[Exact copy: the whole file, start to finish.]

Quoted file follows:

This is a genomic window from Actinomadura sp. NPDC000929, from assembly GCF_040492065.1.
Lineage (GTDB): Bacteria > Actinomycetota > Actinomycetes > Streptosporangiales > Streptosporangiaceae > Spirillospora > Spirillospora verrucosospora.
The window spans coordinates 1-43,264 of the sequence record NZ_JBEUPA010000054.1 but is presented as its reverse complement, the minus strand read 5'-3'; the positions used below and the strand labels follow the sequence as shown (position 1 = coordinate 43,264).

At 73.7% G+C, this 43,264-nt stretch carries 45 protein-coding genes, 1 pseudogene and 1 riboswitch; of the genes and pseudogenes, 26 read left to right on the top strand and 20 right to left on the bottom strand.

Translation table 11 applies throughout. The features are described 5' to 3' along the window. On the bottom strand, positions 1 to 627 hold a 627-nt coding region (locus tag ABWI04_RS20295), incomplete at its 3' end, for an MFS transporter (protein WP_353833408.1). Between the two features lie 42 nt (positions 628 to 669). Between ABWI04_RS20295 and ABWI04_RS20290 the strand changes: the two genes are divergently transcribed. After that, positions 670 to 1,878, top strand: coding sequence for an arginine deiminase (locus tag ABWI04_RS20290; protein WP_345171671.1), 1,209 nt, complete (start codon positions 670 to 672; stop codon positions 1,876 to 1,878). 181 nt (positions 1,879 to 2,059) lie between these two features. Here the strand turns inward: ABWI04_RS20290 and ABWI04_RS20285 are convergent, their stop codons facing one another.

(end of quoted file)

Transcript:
This is a genomic window from Actinomadura sp. NPDC000929, from assembly GCF_040492065.1.
Lineage (GTDB): Bacteria > Actinomycetota > Actinomycetes > Streptosporangiales > Streptosporangiaceae > Spirillospora > Spirillospora verrucosospora.
The window spans coordinates 1-43,264 of the sequence record NZ_JBEUPA010000054.1 but is presented as its reverse complement, the minus strand read 5'-3'; the positions used below and the strand labels follow the sequence as shown (position 1 = coordinate 43,264).

At 73.7% G+C, this 43,264-nt stretch carries 45 protein-coding genes, 1 pseudogene and 1 riboswitch; of the genes and pseudogenes, 26 read left to right on the top strand and 20 right to left on the bottom strand.

Translation table 11 applies throughout. The features are described 5' to 3' along the window. On the bottom strand, positions 1 to 627 hold a 627-nt coding region (locus tag ABWI04_RS20295), incomplete at its 3' end, for an MFS transporter (protein WP_353833408.1). Between the two features lie 42 nt (positions 628 to 669). Between ABWI04_RS20295 and ABWI04_RS20290 the strand changes: the two genes are divergently transcribed. After that, positions 670 to 1,878, top strand: coding sequence for an arginine deiminase (locus tag ABWI04_RS20290; protein WP_345171671.1), 1,209 nt, complete (start codon positions 670 to 672; stop codon positions 1,876 to 1,878). 181 nt (positions 1,879 to 2,059) lie between these two features. Here the strand turns inward: ABWI04_RS20290 and ABWI04_RS20285 are convergent, their stop codons facing one another.